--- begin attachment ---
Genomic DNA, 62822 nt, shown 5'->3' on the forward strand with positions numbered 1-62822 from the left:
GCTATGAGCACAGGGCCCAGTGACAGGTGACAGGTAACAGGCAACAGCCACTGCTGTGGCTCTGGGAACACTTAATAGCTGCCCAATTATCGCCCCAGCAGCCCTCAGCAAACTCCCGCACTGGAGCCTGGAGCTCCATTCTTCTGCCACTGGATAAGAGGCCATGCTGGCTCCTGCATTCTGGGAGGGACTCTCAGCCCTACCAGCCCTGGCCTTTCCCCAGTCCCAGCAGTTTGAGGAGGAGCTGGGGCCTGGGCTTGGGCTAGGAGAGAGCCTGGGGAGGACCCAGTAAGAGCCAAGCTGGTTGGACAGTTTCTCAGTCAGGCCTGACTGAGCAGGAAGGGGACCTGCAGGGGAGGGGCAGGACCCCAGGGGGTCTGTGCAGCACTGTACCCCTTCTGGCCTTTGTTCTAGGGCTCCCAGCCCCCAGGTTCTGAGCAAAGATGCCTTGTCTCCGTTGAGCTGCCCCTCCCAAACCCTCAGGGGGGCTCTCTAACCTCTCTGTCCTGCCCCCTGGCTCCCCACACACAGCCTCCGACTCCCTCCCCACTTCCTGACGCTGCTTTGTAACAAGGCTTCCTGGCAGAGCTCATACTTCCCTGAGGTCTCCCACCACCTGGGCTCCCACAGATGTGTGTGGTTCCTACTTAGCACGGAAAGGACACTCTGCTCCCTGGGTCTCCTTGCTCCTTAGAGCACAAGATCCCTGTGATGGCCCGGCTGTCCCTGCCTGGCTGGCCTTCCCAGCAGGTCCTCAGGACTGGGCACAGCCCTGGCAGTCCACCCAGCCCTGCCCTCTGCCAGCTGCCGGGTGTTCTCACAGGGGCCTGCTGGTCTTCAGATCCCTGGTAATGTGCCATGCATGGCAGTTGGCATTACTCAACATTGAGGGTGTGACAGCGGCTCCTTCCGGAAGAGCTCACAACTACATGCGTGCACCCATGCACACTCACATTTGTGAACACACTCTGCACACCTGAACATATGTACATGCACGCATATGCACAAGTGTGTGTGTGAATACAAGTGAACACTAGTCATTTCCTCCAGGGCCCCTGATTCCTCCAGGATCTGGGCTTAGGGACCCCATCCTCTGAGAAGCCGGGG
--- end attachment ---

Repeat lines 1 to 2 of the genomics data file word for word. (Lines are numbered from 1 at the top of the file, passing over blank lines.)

Genomic DNA, 62822 nt, shown 5'->3' on the forward strand with positions numbered 1-62822 from the left:
GCTATGAGCACAGGGCCCAGTGACAGGTGACAGGTAACAGGCAACAGCCACTGCTGTGGCTCTGGGAACACTTAATAGCTGCCCAATTATCGCCCCAGCAGCCCTCAGCAAACTCCCGCACTGGAGCCTGGAGCTCCATTCTTCTGCCACTGGATAAGAGGCCATGCTGGCTCCTGCATTCTGGGAGGGACTCTCAGCCCTACCAGCCCTGGCCTTTCCCCAGTCCCAGCAGTTTGAGGAGGAGCTGGGGCCTGGGCTTGGGCTAGGAGAGAGCCTGGGGAGGACCCAGTAAGAGCCAAGCTGGTTGGACAGTTTCTCAGTCAGGCCTGACTGAGCAGGAAGGGGACCTGCAGGGGAGGGGCAGGACCCCAGGGGGTCTGTGCAGCACTGTACCCCTTCTGGCCTTTGTTCTAGGGCTCCCAGCCCCCAGGTTCTGAGCAAAGATGCCTTGTCTCCGTTGAGCTGCCCCTCCCAAACCCTCAGGGGGGCTCTCTAACCTCTCTGTCCTGCCCCCTGGCTCCCCACACACAGCCTCCGACTCCCTCCCCACTTCCTGACGCTGCTTTGTAACAAGGCTTCCTGGCAGAGCTCATACTTCCCTGAGGTCTCCCACCACCTGGGCTCCCACAGATGTGTGTGGTTCCTACTTAGCACGGAAAGGACACTCTGCTCCCTGGGTCTCCTTGCTCCTTAGAGCACAAGATCCCTGTGATGGCCCGGCTGTCCCTGCCTGGCTGGCCTTCCCAGCAGGTCCTCAGGACTGGGCACAGCCCTGGCAGTCCACCCAGCCCTGCCCTCTGCCAGCTGCCGGGTGTTCTCACAGGGGCCTGCTGGTCTTCAGATCCCTGGTAATGTGCCATGCATGGCAGTTGGCATTACTCAACATTGAGGGTGTGACAGCGGCTCCTTCCGGAAGAGCTCACAACTACATGCGTGCACCCATGCACACTCACATTTGTGAACACACTCTGCACACCTGAACATATGTACATGCACGCATATGCACAAGTGTGTGTGTGAATACAAGTGAACACTAGTCATTTCCTCCAGGGCCCCTGATTCCTCCAGGATCTGGGCTTAGGGACCCCATCCTCTGAGAAGCCGGGG